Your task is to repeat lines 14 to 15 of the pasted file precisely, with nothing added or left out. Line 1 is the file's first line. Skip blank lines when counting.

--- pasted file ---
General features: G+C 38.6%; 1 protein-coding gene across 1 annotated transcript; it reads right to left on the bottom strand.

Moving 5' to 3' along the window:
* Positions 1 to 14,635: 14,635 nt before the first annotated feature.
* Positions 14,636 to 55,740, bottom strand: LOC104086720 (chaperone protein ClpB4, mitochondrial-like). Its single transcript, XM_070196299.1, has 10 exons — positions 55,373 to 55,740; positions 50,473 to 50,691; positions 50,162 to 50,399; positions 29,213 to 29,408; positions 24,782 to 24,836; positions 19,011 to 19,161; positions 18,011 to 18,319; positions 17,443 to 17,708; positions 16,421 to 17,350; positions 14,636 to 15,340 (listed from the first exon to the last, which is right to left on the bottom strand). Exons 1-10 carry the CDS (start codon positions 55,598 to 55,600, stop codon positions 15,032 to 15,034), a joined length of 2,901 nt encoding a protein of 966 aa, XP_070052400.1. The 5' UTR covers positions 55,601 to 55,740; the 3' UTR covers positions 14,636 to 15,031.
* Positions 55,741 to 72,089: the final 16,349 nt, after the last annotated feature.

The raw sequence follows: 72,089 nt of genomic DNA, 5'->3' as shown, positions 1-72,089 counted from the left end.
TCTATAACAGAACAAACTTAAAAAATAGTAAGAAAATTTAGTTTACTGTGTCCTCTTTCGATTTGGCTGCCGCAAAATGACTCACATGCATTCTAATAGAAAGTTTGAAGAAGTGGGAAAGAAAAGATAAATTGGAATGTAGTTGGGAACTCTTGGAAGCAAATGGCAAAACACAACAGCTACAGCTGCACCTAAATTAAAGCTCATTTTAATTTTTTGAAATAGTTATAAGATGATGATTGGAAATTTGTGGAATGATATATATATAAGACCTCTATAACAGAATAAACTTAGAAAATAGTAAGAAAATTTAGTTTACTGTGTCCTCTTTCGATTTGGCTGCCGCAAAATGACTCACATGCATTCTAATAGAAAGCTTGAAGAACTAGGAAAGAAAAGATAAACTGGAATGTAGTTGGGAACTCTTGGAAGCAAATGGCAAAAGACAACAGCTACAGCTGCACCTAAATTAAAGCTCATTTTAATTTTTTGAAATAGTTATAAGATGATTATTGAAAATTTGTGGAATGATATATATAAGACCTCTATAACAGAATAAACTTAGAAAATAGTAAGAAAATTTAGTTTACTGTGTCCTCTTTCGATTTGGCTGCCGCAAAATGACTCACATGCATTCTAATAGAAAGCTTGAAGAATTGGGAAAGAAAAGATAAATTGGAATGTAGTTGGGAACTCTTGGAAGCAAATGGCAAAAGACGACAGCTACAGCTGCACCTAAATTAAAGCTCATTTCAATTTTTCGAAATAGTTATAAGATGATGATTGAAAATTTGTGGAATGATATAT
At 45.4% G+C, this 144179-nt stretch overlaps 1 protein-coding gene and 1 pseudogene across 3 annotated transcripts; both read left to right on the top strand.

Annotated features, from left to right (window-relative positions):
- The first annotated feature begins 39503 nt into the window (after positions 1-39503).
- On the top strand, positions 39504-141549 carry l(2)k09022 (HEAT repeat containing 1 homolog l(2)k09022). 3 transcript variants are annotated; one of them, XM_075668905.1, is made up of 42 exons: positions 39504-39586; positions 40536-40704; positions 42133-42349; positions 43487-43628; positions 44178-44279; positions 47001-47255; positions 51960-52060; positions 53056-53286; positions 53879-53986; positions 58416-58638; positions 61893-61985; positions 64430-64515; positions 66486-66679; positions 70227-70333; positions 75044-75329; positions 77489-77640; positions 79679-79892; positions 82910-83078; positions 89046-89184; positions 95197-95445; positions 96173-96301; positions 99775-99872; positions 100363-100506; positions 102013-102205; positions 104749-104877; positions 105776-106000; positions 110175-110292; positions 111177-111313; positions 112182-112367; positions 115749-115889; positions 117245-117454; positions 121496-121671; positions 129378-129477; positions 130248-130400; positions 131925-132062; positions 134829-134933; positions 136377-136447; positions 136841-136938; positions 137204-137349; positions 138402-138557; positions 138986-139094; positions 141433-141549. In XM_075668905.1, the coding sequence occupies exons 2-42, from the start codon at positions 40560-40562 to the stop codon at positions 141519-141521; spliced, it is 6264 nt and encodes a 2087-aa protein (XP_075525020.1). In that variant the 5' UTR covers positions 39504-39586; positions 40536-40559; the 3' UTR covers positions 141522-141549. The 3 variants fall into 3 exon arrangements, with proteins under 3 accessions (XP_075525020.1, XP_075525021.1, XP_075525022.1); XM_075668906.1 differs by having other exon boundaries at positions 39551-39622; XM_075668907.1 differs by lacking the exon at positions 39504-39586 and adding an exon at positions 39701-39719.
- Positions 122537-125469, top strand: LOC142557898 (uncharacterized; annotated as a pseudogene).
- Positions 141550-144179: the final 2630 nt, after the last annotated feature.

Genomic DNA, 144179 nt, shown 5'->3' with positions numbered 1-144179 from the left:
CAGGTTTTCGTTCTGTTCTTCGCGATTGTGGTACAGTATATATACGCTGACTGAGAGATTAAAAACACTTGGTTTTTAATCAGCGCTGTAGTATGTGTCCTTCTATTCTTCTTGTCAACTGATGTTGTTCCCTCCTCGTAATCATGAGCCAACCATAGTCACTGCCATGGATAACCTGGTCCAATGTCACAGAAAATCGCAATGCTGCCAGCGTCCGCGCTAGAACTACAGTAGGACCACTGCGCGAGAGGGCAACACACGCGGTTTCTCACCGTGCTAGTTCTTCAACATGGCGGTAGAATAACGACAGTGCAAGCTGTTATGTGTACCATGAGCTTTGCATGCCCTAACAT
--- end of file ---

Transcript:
Genomic DNA, 144179 nt, shown 5'->3' with positions numbered 1-144179 from the left:
CAGGTTTTCGTTCTGTTCTTCGCGATTGTGGTACAGTATATATACGCTGACTGAGAGATTAAAAACACTTGGTTTTTAATCAGCGCTGTAGTATGTGTCCTTCTATTCTTCTTGTCAACTGATGTTGTTCCCTCCTCGTAATCATGAGCCAACCATAGTCACTGCCATGGATAACCTGGTCCAATGTCACAGAAAATCGCAATGCTGCCAGCGTCCGCGCTAGAACTACAGTAGGACCACTGCGCGAGAGGGCAACACACGCGGTTTCTCACCGTGCTAGTTCTTCAACATGGCGGTAGAATAACGACAGTGCAAGCTGTTATGTGTACCATGAGCTTTGCATGCCCTAACAT